Latest news: Research on stem cells

Maximising the Potential of Stem Cell Therapy

Lisa Smith

Research into stem cell biology and the regulation of cellular pluripotency yields information about a wide range of biological functions, diseases and disorders, promising new treatments and providing a basis for the testing of new drugs.
The three therapies so far approved for clinical trials have involved the transplantation of differentiated stem cell derivatives for the treatment of spinal injury, diabetes, and macular degeneration.
The question of safety is raised, among other reasons, because undifferentiated human pluripotent stem cells are known to have caused tumours in immunodeficient mice. The potential for such therapies to lead to tumours in humans may therefore exist where transplanted cell populations still contain undifferentiated cells. In addition, further concerns have been raised by the discovery of genomic aberrations in stem cell lines which are not well understood.
Despite the fact that any therapy approved by the FDA would have to show during preclinical trials that it did not lead to tumours, these concerns have led to a lot of negative hype.
Scientists from The Scripps Research Institute have helped to separate fact from fear, investigating the circumstances under which treatments using stem cells could potentially lead to the formation of tumours in humans, and proposing guidelines to ensure the integrity of stem cell samples, thereby minimising the tumorigenic potential of stem cell therapies.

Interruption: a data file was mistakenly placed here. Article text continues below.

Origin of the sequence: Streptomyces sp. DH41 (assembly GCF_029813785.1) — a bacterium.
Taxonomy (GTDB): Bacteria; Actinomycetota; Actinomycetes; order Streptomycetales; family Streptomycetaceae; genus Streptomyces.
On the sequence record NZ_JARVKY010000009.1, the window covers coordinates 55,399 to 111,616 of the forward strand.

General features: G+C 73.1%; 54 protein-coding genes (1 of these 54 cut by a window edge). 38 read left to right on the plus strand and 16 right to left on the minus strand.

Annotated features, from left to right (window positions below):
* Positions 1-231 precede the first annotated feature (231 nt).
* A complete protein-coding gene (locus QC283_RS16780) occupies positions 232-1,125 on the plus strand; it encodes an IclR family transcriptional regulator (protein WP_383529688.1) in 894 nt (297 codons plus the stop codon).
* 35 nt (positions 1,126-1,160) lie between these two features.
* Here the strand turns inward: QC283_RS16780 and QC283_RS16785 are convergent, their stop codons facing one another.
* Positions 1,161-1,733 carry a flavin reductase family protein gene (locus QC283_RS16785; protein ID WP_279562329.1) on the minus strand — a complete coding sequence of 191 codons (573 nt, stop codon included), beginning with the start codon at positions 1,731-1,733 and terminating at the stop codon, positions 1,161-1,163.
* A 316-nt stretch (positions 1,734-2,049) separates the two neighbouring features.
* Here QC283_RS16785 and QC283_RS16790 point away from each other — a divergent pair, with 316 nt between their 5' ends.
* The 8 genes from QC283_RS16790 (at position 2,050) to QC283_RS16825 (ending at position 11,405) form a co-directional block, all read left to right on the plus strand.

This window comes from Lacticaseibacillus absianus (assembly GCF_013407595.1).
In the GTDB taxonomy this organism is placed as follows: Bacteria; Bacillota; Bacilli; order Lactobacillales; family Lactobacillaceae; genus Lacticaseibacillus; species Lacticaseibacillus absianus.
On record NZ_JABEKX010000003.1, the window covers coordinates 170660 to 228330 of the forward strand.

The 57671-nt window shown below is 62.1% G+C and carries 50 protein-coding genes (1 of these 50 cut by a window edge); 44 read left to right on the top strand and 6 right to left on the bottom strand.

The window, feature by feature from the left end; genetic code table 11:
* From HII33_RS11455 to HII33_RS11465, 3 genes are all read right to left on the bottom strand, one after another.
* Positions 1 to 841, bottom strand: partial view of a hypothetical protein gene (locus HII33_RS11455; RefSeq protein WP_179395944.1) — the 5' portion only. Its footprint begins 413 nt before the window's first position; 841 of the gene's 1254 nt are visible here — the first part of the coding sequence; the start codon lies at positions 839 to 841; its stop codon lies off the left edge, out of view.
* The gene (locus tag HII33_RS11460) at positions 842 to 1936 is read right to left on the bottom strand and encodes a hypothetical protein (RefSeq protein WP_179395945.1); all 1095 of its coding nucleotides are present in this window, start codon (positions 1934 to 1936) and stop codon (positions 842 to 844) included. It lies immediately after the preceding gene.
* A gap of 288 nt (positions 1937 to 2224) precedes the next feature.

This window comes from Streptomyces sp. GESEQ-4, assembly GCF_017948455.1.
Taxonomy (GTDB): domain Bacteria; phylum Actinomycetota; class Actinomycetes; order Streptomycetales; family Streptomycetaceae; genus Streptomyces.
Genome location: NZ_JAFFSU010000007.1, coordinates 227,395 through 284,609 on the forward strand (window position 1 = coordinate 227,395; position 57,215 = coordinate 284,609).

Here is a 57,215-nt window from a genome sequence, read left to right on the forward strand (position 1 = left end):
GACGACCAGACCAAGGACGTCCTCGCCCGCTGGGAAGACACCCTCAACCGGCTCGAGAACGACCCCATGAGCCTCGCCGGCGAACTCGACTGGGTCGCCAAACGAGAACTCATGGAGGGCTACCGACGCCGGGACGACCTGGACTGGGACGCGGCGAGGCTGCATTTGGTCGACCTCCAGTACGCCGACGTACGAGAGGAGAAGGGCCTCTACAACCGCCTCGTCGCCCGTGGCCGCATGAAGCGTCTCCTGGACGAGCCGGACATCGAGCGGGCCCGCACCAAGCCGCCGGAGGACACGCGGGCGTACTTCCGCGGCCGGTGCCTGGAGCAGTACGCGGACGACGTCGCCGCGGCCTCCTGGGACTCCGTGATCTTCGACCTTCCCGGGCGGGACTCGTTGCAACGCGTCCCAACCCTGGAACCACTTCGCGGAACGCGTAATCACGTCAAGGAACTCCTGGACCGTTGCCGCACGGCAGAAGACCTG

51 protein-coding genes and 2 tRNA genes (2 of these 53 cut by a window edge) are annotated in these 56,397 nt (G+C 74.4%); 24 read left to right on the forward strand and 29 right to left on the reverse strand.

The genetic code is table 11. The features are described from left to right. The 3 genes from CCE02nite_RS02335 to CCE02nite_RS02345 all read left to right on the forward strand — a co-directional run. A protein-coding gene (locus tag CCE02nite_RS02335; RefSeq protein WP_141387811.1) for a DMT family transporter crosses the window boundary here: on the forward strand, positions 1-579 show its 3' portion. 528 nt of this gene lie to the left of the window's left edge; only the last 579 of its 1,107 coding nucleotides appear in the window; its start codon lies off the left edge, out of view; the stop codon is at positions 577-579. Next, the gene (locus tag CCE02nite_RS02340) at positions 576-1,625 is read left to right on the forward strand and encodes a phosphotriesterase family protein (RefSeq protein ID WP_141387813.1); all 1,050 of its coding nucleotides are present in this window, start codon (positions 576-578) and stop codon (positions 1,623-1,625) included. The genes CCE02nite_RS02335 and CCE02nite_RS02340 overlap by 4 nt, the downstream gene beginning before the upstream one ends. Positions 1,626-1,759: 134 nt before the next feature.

Briefly, they suggested that: stem cell differentiation strategies should include a step to eliminate undifferentiated cells; culture time should be minimized to reduce this known significant risk factor; cells with genomic alterations should be screened out prior to cell transplantation.
Dr. Suzanne Peterson, the first author of the study, helped to clarify these strategies and how they could work:
Could you comment on the problems with current differentiation techniques and how your suggested steps will guide both researchers and clinicians to better practices?
Developing protocols that can be used to differentiate stem cells into clinically relevant cell types are huge achievements. However, there is an additional step that needs to take place: we need to make sure that those cells will be safe when transplanted into patients……..
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Source: Advanced Science News